Testing in Laravel - running code before testing

Jul 3, 2018 11:07

Running some code before I run a batch of tests was something that I thought was quite common, until I realised I hadn't really done it before. After spending the morning trying to get it working, I have managed to find a solution, which involves some funny qwirks!


If you are here only for the code - its below:


Artisan::command('run-my-tests', function () {

	//-- Check for testing enviroment
	if (\App::environment() !== "testing")
		//-- Fail
		$this->error('Not in testing mode, please use --env=testing');

	//-- This is the area to run your RUN ONCE code before your 
	//-- tests are ran!

	//-- Now - run tests
	$this->info('Start Tests');
	$phpunit = base_path('vendor/bin/phpunit');
	$config = base_path('phpunit.xml');

	$process = new \Symfony\Component\Process\Process($phpunit." --configuration=".$config);
	echo $process->getOutput();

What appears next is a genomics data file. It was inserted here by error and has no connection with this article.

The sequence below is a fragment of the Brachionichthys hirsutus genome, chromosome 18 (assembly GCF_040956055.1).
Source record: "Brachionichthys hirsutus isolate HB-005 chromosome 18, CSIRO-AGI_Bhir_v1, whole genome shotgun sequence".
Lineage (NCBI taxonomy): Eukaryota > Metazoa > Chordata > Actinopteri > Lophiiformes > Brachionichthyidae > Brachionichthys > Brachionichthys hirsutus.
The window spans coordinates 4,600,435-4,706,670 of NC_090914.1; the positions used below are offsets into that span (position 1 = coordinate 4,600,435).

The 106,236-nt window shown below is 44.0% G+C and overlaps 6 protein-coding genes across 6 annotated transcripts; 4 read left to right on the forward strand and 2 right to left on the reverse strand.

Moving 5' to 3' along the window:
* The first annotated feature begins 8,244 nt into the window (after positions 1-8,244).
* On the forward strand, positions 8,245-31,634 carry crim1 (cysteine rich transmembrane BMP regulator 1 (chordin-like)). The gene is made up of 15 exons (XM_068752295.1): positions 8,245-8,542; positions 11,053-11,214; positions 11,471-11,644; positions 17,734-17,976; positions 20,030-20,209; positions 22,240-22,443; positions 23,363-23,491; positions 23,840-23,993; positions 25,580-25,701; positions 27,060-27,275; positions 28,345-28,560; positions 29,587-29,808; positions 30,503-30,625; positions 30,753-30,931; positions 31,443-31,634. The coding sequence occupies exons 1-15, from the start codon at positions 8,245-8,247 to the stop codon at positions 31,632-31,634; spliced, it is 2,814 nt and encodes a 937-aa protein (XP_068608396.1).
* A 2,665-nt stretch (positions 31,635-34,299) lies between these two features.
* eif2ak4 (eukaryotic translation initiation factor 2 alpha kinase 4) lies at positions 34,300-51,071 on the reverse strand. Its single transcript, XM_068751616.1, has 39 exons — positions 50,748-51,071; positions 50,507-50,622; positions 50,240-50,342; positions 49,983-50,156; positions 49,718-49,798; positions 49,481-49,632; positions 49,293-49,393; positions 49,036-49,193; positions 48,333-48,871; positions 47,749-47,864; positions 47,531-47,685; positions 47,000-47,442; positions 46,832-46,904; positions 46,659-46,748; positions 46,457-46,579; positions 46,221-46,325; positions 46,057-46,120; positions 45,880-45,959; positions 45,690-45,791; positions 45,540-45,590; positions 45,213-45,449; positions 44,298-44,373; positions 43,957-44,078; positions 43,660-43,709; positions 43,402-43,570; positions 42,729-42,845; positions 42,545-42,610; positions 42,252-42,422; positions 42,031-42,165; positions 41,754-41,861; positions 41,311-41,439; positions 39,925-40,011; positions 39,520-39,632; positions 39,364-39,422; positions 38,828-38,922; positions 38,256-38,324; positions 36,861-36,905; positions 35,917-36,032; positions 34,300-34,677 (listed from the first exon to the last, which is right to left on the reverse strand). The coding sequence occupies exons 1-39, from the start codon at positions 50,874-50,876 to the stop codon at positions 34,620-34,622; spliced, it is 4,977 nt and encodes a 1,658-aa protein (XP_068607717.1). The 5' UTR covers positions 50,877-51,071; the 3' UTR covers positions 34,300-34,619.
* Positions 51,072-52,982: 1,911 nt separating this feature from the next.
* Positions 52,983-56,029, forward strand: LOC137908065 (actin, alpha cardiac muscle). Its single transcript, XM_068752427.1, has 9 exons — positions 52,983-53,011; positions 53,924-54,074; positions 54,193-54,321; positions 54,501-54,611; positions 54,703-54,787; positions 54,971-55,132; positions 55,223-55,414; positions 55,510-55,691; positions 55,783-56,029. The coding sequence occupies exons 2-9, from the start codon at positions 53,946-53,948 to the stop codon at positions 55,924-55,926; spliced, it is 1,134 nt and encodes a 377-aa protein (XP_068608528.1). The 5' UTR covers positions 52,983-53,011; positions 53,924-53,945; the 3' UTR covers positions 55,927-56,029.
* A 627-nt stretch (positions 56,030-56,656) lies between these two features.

$this->info('Tests Completed');

Now, to run your tests - run:

> php artisan run-my-tests --env=testing

The How and Why

Why would we want to run code just once before we run a batch of tests yomight ask? I can think of a few reasons:

  • You need to setup an enviroment for testing
  • Seeding a database
  • Resetting something

In my case, I need to reset an external dependancy before testing using it. PHPunit which ships with Laravel handles setup of tests really well when you need to do something before each individual test - but not so good when you need to do something once.

Trying to get something working out the box took me down a rabbit hole of phpunit.xml configutation files, bootstrap files and even writing listeners for the tests - but nothing worked well enough that I would be happy to use.

This brings me to the incredible Symfony component - Process. This component is the muscle behind Artisan on Laravel - so we use it to fire off the phpunit test, and give us the output back into the console so we can view it when running our tests.

We wrap all this in a simple to use Artisan Console command - so now all I need to do is run the one command and my tests run exactly how I need them to!

As usual, if you want to ask me any questions or if you liked this article follow me on Twitter at https://twitter.com/JakeLPrice!